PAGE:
DESCRIPTION (provided by applicant): This proposal describes a 5 year mentored training program in patient oriented clinical research. The PI has completed a residency and research fellowship in Emergency Medicine and is seeking further training to study Bayesian probability, diagnostic test assessment, resource utilization, and classification tree analysis techniques to predict presence or absence of pulmonary embolism (PE). The most common symptoms of PE, chest pain and shortness of breath are included as the chief complaints of an estimated 10 million people in US emergency departments annually. Testing for PE must be done in conjunction with estimation of the pretest probability that the clinician believes to be existent at the time of patient presentation. There are no uniformly used or accepted means of estimating pretest probability. Two methods have been suggested in North American populations, the Wells score and the Charlotte criteria, but these give only ranges of probability estimates and include a series of questions, which must be memorized. They have been uncommonly used outside of their derivation populations. There has also been a recent proliferation of blood based screening tests for PE such as the quantitative D-dimer test. If normal, in low pretest probability patients, these rapid, highly sensitive, low specificity tests alone may be used to reduce the likelihood of PE to below a safe threshold. The ease of ordering a blood test to screen for PE may result in significant changes in overall test utilization, radiological test use, and overall disease diagnosis. This prospective observational study will quantify the effects of a new quantitative D-dimer on these three parameters, as well as test the hypothesis that low risk patients (Wells and Charlotte criteria) with a negative D-dimer have a very low prevalence of PE (&lt;1.0%) as determined by imaging test results, and 3 month follow-up. To improve the safety, accuracy and efficiency of pretest probability assessment and D-dimer testing, a new model identifying low risk patients (goal: &lt;5% pretest probability) will be derived from this data by non-linear modeling and classification tree analysis. Dr. Charles Bennett will be the mentor for this project and is a national leader in hematological and oncology research. He has significant experience in mentoring junior investigators and an emphasis in disease detection and outcome prediction to ensure development of the PI toward that of an independently funded investigator.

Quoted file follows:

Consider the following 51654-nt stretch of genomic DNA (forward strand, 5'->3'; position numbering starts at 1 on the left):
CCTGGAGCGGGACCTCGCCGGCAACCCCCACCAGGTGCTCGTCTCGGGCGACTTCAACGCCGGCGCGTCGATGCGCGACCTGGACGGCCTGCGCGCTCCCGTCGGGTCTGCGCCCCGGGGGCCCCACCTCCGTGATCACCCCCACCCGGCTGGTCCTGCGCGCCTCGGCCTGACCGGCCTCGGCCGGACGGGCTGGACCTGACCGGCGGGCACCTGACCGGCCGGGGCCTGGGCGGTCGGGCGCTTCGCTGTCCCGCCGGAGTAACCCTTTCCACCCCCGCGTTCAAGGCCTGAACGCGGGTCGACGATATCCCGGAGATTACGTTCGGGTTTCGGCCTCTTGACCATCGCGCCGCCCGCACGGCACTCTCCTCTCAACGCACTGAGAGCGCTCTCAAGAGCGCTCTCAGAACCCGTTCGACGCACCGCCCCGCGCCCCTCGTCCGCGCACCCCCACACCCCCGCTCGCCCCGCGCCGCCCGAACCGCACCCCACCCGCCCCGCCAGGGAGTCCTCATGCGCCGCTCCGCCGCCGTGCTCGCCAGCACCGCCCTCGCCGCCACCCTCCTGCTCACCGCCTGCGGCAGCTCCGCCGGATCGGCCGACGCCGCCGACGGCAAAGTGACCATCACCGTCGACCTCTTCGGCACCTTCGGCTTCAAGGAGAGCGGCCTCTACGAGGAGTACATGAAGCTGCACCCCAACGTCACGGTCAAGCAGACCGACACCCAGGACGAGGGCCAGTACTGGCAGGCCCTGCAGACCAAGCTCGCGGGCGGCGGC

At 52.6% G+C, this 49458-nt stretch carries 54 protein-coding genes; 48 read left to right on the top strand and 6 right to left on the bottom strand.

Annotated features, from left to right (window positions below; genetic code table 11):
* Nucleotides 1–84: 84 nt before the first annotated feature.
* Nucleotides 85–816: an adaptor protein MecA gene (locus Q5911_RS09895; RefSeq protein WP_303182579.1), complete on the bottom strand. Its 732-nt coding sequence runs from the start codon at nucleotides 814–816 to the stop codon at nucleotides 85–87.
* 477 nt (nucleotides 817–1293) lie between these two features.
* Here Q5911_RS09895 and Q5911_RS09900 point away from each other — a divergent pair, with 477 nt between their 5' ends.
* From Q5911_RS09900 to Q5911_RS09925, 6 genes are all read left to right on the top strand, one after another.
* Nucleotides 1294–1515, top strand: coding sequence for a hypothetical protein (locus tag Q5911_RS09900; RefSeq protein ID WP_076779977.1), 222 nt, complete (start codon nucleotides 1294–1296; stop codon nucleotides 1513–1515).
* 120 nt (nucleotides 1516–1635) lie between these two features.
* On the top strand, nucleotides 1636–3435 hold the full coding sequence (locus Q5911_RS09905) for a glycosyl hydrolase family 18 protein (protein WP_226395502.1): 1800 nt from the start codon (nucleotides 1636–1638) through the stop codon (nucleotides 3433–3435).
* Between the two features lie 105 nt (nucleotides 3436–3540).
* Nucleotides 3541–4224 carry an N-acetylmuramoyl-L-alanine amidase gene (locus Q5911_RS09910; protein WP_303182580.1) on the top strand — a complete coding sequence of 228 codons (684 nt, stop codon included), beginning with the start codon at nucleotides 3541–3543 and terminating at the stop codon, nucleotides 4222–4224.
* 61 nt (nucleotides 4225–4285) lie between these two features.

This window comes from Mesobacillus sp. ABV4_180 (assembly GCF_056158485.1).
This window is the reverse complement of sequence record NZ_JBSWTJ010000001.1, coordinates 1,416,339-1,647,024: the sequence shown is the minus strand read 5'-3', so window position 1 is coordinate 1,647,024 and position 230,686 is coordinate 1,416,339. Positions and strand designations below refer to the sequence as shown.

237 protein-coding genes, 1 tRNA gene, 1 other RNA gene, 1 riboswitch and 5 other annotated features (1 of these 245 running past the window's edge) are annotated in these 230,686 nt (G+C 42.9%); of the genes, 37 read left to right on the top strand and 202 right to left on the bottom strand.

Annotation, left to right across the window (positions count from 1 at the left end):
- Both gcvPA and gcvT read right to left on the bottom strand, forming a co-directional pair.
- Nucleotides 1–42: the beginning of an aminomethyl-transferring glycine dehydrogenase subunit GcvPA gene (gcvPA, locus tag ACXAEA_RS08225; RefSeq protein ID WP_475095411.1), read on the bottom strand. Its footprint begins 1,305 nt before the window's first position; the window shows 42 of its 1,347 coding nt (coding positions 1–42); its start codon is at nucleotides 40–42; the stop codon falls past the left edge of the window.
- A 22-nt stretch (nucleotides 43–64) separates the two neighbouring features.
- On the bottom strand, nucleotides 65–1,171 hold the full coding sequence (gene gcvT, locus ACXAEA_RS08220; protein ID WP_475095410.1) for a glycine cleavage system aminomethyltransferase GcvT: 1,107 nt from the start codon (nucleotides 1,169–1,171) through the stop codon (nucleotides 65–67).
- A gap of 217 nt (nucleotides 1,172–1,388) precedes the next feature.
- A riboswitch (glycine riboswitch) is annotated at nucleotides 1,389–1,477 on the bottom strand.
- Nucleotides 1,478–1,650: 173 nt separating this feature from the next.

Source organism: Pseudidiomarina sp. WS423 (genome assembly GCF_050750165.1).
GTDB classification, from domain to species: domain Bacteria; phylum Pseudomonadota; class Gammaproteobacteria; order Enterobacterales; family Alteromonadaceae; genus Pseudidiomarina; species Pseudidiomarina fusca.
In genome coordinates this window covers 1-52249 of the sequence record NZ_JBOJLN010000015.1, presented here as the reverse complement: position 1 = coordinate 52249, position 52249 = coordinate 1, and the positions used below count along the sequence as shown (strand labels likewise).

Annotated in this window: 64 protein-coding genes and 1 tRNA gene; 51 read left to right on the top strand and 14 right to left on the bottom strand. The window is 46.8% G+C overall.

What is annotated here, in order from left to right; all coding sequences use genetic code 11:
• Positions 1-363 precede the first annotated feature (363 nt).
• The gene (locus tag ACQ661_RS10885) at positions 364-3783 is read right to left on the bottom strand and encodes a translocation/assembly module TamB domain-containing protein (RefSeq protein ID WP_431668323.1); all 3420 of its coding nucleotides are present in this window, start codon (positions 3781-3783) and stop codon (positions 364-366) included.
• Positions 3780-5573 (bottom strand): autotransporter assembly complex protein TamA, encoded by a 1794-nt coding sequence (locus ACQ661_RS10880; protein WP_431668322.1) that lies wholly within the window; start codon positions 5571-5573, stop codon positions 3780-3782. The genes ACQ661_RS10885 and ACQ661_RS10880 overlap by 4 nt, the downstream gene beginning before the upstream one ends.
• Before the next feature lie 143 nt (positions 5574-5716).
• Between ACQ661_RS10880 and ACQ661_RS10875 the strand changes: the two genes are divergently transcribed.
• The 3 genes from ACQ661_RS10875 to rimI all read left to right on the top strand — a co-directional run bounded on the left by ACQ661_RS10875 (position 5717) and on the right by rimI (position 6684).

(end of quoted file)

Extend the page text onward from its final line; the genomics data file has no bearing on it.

|Effective start/end date||7/1/04 → 6/30/09|
- National Heart, Lung, and Blood Institute (5 K23 HL077404-04)
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